Saturday, October 30, 2010

You may win some but you always lose more

There’s always a price to pay for every privilege. Business travellers pay more and fly the same distance in luxury. Women have seats reserved in metros and buses, but are classified in the same category as children, the elderly and the disabled. Minorities do have seats reserved but practically no power to wield.

Caste in India is a socio-political issue, just like race in America or class in Britain. Yet ever since the decision on its inclusion in the ongoing census has been passed, the focus hasn’t shifted from political agendas, reservations and resource allocations to the discussion of its implications on our social structure. And in talking about caste in a social structure, it fits categorically under those who have ‘made it’ to the mainstream and those who ‘remain’ marginalized to the fringes of development.

Standards of living have notably improved across sections of the society, sometimes even inequitably so. There is a significant group who may be registered as ‘constitutionally backward’ yet have more money to burn than the common man on Diwali. But this very segment of the society stands testimony to the fact that financial strength can only take one so far, not close enough to the milestones of adequate exposure and access to better standards of development.

A caste census practice could, therefore, move the needle on the development of these very segments who have thrown in the towel to relax under government schemes. But they cannot be easily dismissed as being unmotivated or lazy. Take the instance of Native Indians in America living under umpteen number of government welfare schemes like health care, education, employment, housing etc. Despite support, many live below the poverty line, are less educated, and geographically more isolated. There are many reasons for this but what’s apparent is that, as a race, they have been accorded no contemporary importance (or relevance) in modern day American society.  Thanksgiving, as a tradition, is a persistent practical joke on how they were displaced from their land and authority. For those whose voices have been silenced for so long, it takes a while for them to become audible. 

Thus, it’s not always just lack of ambition that limits them but how mainstream society perceives them. Cultural differences aside, different communities and castes grow up differently in lopsided socio-economic situations also because of an implicit hierarchical structure. Pre-independence, this structure being more explicit, it determined a person’s way of life. Now, even though caste is only one of the defining factors since individual merit counts, studies like those of Prof. Narasimhachary, a Senior Associate Fellow at the Oxford Centre for Vaishnava and Hindu, reaffirm that caste consciousness continues. Prof Narasimhachary’s study declares, “The implication to be of a high or low caste is a matter of innate quality or essence”. How far then is an individual removed from society?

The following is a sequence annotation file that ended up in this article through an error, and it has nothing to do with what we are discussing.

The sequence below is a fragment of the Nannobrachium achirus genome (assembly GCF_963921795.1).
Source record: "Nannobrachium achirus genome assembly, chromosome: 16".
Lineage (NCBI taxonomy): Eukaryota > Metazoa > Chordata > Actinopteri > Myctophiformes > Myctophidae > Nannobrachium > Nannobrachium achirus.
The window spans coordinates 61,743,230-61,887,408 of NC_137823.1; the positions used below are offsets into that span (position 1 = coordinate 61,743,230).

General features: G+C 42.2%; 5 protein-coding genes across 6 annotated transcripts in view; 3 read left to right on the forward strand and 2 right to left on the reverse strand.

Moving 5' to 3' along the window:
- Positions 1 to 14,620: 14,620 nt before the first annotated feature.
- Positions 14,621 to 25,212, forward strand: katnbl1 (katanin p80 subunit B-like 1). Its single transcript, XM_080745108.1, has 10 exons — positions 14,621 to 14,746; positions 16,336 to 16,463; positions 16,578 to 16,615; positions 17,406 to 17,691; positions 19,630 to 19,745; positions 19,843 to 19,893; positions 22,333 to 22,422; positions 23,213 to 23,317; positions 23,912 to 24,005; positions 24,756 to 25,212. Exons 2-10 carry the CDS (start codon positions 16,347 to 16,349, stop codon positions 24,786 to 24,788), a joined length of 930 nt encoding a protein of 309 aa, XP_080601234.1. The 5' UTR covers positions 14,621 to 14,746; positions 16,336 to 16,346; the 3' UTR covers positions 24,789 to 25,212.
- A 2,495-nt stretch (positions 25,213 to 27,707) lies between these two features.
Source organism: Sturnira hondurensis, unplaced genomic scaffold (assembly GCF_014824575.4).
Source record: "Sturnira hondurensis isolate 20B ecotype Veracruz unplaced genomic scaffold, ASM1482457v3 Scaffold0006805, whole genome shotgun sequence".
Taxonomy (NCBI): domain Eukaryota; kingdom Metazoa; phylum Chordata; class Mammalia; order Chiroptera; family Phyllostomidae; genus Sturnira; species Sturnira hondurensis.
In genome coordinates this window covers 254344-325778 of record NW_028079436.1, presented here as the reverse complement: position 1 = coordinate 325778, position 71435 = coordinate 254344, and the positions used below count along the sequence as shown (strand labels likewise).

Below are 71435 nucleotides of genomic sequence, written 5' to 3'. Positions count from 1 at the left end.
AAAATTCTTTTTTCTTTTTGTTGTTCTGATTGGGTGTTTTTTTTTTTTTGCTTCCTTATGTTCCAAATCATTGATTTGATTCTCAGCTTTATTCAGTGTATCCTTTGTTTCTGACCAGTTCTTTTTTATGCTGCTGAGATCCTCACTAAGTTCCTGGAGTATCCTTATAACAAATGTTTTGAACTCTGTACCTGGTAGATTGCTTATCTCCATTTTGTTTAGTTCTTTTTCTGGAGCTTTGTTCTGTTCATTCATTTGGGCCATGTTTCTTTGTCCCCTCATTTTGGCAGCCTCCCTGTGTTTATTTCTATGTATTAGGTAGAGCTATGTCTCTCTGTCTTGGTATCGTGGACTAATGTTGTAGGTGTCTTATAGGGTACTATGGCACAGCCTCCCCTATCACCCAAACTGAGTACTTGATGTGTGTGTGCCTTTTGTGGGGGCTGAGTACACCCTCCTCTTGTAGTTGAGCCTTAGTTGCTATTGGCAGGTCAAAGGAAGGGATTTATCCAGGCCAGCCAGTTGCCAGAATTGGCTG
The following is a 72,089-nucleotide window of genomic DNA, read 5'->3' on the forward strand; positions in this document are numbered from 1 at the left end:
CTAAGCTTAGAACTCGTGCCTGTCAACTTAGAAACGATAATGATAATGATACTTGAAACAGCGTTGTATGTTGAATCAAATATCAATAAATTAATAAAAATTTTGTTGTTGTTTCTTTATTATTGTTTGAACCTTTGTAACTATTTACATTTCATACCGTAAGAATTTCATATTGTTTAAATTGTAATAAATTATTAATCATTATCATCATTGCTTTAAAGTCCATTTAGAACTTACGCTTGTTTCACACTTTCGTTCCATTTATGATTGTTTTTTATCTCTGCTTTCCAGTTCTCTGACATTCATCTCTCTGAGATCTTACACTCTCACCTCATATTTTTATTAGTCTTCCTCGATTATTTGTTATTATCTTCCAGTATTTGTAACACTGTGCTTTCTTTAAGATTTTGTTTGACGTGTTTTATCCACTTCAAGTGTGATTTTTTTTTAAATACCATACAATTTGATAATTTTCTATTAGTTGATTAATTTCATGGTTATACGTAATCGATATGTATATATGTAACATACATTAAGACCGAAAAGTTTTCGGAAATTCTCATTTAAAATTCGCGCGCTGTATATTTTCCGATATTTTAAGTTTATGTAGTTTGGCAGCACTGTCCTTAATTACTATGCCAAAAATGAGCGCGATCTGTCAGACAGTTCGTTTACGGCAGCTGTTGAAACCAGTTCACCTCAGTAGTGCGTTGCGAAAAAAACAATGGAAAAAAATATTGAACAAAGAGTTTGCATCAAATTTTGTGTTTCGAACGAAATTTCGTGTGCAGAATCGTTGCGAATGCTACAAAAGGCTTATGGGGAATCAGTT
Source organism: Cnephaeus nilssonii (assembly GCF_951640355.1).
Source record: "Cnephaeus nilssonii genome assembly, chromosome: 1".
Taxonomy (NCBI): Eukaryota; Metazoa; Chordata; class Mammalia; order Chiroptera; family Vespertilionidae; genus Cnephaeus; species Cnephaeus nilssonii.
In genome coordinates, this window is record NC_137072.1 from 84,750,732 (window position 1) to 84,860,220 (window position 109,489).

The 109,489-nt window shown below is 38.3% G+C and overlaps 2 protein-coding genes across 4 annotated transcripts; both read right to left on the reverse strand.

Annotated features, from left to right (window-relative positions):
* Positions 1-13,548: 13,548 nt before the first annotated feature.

I think the mainstream and the marginalized fall into patterns all over the world: the mainstream, who dominate society’s mannerisms and for whom it is convenient to overlook injustices and dirty loopholes; and the marginalized, who are hyper vigilant about gestures and nuances of behaviour towards them only because they are never made to feel ‘normal’. From a grim perspective, it’s kind of like being branded with the yellow ‘Star of David’.

From a personal stand, I’ve used the reservation system to my own advantage, without coming from a downtrodden situation for which it’s supposedly meant. It has been responsible for some lack of competitive grit in me as I have been entitled to the same, perhaps even more, than those who had more merit on their profile. But make no bones about it when I say I’ve been judged, exposed and humiliated on the sole basis of my background. Reservations were never meant to be leftovers to toss to the helpless but as a means for diversity to infuse the mainstream.

In a recent job interview with a noted social activist, I was briefed about a less than desirable grammar in my compositions despite being a published and well appraised writer. I had been called only to be ‘given a chance’ so that I could make her office “colourful” as I represented, and I quote, “those who came from the far flung regions of our big country”. I wondered if this is a price I will perpetually pay for coming from where I do. Where is the fairness in this and what would be fair, after all?

These are questions that have no easy answers or direct solutions. And these questions are always hotly debated with vested political interests. Inclusion of caste in the ongoing census is neither a solution to the problem nor the problem itself. Neither is caste the problem and the differences caused by it. It is the attitude towards this diversity that makes all the difference in the socio-economic food chain.

“Imagine all the people…sharing all the world”

Will this only remain Lennon’s dream?

For a good comprehensive overview of the caste system, the author recommends the summary of Professor M. Narasimhachary’s lecture in the IK Foundation Lecture series, ‘Indian Culture in the Modern World’

Originally published on 30th September, 2010 in The Alternative.  

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